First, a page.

Artist Lewis Miller uses flowers and bouquets left over from events to design trash cans, statues, sculptures, and other public works of art.
Floral designer Lewis Miller loves to express himself through flowers and is on a mission to inject a little bit of beauty and color to the streets of New York. Lewis Miller is using flowers to turn garbage cans from an eyesore into larger-than-life flower vases. Lewis Miller is calling them Flower Flashes and they can be seen on some busy streets. Miller's "larger-than-life flower vases" stand out for their bright colors, and innovative designs. Being the owner of Lewis Miller Design, a company that specializes in floral design and decoration, Miller never runs out of flowers. Not to mention, he constantly has leftover flowers from events. Miller and his team use these flowers and bouquets to decorate trash cans. However, the initiative is not limited to just trash cans, with the artist and his team also reimagining statues, sculptures, and other public works of art.
With trashcans and statues often being done in dark or neutral-toned colors such as black and grey, the floral decorations stand out injecting life into the streets of New York. “Gifting flowers to New Yorkers is a simple idea that I have been thinking about for years,” writes Lewis on the Lewis Miller Design website. “I am in the business of fantasy and flowers, and it’s my job to transform key moments in my clients’ lives into joyful, everlasting memories. I wanted to recreate a similar feeling for the everyday city-dwellers and tourists of New York City.” Miller said he always works to evoke an "emotional response through flowers.”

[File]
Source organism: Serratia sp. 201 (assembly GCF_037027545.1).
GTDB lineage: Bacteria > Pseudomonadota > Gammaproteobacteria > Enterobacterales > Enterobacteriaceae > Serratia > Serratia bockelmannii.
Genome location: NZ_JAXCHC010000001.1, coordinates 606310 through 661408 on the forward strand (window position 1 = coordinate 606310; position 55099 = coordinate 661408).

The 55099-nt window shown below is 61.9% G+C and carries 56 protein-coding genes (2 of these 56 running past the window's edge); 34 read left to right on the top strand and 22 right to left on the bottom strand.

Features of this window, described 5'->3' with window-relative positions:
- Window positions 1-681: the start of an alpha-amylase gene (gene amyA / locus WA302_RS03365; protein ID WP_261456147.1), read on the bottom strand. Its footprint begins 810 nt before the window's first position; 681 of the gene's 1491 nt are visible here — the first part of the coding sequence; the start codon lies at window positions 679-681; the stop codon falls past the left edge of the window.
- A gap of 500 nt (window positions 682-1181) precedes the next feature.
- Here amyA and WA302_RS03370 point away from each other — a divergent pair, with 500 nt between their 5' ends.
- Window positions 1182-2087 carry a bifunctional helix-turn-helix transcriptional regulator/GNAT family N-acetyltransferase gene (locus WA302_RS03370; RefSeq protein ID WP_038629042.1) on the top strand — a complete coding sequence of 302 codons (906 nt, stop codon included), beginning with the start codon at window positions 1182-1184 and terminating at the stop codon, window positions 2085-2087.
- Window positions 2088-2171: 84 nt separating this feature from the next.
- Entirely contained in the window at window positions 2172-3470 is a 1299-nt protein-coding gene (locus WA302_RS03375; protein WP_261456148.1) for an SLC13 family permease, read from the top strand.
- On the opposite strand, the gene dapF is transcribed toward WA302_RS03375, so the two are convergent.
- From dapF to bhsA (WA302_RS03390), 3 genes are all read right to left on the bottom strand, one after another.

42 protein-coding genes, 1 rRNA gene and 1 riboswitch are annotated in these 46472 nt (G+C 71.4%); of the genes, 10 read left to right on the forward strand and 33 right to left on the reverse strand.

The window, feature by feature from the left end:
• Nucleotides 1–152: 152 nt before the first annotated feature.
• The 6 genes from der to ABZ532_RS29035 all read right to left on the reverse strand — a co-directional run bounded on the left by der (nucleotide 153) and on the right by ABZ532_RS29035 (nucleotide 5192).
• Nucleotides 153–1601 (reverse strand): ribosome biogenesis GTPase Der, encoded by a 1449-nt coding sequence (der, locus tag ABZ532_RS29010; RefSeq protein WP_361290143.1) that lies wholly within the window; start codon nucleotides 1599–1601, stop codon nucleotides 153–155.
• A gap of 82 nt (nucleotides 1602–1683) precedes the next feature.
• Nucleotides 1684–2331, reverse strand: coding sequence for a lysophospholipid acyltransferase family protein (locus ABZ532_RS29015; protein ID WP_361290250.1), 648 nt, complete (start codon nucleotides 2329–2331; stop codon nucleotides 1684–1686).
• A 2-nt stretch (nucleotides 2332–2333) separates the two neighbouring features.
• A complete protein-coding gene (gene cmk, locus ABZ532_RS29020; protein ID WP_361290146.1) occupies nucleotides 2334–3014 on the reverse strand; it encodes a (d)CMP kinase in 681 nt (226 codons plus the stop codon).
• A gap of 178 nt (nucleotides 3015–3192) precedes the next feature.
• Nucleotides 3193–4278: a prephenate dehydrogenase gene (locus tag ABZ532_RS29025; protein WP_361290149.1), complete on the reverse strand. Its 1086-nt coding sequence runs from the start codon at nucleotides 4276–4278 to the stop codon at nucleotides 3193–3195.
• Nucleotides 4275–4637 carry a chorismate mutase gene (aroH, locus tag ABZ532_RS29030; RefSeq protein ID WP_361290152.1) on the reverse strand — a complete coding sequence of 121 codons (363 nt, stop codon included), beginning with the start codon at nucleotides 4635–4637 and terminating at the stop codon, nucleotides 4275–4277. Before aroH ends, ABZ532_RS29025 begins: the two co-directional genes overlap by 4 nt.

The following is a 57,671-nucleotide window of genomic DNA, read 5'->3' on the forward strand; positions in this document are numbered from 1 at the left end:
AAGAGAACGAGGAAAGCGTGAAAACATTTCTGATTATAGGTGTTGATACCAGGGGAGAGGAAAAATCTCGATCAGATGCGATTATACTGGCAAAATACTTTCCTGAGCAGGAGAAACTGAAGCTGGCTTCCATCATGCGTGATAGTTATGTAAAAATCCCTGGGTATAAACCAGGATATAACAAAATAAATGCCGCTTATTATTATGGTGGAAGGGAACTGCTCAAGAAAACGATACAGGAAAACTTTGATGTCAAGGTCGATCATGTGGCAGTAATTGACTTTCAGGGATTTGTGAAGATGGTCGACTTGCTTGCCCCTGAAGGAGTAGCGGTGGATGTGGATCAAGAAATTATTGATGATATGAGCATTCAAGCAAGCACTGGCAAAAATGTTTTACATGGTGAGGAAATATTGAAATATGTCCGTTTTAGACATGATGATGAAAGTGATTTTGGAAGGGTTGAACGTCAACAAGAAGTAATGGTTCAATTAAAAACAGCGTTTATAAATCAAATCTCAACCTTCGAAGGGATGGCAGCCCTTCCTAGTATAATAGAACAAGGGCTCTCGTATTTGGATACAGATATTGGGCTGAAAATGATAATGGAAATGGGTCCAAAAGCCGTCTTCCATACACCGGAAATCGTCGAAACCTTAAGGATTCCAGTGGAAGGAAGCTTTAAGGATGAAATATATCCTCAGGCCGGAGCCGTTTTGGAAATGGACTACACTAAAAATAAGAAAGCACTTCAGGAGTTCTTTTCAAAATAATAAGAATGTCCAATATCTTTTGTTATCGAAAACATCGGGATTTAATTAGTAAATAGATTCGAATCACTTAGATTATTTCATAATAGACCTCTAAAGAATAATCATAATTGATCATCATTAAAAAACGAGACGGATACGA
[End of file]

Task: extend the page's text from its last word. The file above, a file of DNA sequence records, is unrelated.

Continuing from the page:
He recently decorated the John Lennon Memorial, a circular mosaic in Central Park. "My desire was to recreate just a sliver of that sentiment and offer it up to the city dwellers and tourists of this great city. So at 5:45 AM, my team and I filled the LMD van with 2,000 flowers and descended on the John Lennon Memorial in Central Park, a circular mosaic resembling a mandala with one word in the center: IMAGINE," he wrote.
His tribute just wasn't to the iconic Beatle but also to the age they lived through. "My team and I created a psychedelic halo of Day-Glo yellow, pink, purple, and orange dahlias, and carnations. So bright and joyful, John and Yoko and every Seventies loving hippie would have approved. By the time the flower installation was complete, dawn had begun to take shape and the curious Parks & Services crew appeared. We all held our breath and wondered if our “Flowers for the People” project was about to live and die in under an hour and the only audience that would have seen it was a squirrel and two early morning joggers. But that was not the case. Outfitted with leaf blowers and a broom, they began to gingerly sweep away the falling leaves around our flowers and gave us their approval and blessing with a quick thumbs-up," he wrote. It's pretty much the response he's been getting from New York City people.
His artwork has become incredibly popular on Instagram with people loving posing next to decorated statues and public works of art. "In this age of social media, we saw the fruits of our labor and were instantly rewarded via Instagram! We got to see how our idea translated in real-time with hundreds of selfies and photographs documenting the flowers throughout the course of the day. It was one of the most rewarding and gratifying “events," said Miller. You can follow his work on Instagram.